The Best Old Movies on a Big Screen This Week: December 3

12/03/2014 4:00 AM |

 

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Pom Poko (1994)
Directed by Isao Takahata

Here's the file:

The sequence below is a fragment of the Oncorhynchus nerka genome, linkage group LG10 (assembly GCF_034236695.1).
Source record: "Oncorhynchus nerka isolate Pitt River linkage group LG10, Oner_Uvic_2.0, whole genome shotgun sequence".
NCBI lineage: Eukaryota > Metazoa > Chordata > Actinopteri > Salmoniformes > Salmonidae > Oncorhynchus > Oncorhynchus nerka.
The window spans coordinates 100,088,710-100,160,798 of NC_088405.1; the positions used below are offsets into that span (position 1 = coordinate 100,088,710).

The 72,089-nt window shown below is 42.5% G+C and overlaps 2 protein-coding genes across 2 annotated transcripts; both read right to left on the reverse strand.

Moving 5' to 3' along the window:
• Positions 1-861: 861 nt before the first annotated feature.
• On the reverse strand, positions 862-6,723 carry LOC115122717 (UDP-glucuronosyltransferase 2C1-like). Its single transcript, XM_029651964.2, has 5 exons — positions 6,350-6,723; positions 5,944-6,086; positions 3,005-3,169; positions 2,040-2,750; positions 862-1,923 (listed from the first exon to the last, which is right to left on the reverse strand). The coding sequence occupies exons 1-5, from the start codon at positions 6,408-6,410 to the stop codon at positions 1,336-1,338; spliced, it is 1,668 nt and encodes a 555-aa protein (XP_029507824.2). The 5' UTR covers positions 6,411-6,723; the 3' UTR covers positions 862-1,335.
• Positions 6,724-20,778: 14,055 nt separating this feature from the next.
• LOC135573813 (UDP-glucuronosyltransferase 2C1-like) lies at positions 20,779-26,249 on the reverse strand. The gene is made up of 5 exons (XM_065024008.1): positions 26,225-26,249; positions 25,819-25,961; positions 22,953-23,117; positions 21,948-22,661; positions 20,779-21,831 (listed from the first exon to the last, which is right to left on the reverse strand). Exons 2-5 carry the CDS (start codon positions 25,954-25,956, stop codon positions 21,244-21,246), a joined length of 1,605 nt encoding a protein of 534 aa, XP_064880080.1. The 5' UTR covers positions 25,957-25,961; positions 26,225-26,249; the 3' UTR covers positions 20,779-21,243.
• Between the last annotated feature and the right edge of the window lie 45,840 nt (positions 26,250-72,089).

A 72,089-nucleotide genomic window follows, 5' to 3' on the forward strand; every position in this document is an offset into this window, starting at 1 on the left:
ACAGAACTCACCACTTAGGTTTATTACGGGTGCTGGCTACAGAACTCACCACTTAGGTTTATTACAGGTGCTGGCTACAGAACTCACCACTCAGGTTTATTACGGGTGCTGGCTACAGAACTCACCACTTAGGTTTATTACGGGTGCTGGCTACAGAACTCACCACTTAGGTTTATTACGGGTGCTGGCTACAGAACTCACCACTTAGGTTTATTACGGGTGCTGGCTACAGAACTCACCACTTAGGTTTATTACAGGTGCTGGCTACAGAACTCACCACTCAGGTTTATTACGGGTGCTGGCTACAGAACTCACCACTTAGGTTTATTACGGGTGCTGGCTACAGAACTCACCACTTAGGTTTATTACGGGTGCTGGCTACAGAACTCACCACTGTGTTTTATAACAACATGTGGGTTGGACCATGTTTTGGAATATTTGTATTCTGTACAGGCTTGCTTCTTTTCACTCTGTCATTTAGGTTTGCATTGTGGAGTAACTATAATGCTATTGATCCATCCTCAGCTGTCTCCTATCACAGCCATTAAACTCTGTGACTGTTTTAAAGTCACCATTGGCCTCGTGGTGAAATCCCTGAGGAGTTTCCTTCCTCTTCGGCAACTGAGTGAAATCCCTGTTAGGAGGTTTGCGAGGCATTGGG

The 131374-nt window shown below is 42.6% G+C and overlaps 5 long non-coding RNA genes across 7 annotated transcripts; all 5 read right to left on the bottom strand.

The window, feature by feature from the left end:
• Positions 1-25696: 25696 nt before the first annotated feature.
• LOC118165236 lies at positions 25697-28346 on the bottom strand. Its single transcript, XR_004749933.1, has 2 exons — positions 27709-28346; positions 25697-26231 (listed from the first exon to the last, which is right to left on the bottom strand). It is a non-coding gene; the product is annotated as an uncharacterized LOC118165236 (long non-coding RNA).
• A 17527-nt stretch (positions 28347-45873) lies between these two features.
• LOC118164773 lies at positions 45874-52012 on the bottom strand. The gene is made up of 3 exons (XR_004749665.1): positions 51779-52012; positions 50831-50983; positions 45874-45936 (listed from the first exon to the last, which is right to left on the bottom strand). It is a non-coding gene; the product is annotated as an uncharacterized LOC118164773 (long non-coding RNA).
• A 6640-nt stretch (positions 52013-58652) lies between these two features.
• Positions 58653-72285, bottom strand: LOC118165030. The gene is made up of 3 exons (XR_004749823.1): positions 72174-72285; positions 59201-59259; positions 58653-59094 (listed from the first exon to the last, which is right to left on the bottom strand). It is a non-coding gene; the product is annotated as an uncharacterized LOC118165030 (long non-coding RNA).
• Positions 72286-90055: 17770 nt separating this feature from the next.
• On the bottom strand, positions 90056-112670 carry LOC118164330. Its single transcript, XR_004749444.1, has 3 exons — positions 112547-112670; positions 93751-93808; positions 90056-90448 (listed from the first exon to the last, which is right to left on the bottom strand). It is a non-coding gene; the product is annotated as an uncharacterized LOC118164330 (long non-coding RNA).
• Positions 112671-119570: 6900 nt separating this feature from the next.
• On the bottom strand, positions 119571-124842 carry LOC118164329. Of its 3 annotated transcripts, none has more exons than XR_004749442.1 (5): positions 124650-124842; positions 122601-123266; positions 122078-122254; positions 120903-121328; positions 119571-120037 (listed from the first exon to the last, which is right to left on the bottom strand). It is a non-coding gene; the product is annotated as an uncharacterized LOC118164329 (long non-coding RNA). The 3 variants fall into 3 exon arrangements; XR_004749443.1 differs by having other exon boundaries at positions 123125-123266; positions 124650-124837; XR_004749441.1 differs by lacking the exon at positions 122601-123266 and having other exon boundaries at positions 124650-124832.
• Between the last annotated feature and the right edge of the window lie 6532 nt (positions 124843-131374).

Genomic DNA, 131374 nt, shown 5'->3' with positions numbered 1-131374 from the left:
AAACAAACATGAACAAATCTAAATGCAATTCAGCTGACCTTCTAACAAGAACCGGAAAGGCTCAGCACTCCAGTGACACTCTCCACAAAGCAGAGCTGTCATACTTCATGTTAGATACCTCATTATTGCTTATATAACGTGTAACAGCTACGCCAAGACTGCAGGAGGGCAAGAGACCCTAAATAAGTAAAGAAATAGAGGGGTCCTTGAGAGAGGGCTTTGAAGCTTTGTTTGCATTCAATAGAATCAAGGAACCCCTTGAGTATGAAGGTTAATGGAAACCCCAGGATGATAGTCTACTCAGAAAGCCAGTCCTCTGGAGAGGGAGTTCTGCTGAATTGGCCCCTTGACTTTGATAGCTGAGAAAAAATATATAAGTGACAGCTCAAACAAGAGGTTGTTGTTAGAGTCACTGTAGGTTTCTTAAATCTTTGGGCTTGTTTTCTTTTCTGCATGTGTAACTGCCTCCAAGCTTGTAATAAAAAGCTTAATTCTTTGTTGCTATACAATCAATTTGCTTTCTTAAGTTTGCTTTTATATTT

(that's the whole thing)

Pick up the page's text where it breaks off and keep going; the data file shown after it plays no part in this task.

Tedium is a trap into which many animated films fall, with an urge to unveil a parade of marvels resulting in one lovely, dull thing after another. In contrast, the brilliant Japanese animation filmmaker Takahata (a cofounder, along with Hayao Miyazaki and Toshio Suzuki, of the animation house Studio Ghibli) keeps his films’ stories dense and emotionally complex through the surprising ways in which they show meetings between wonder and failure. His characters stumble repeatedly and, through doing so, learn ways to hold themselves upright. They include the young women coming of age in Only Yesterday and this year’s The Tale of the Princess Kaguya as well as the animals trying to protect their homes in Pom Poko. We watch a number of tanuki (a kind of Japanese raccoon dog) counter the efforts of human developers to transform their forested hills into suburbia. They scheme and plot and teach themselves how to magically change shape. Each setback in their struggle offers a moment of lost hope, and an opportunity for some new trick. Aaron Cutler (Dec 6, 1pm at the Museum of the Moving Image’s “See It Big!: Animation”)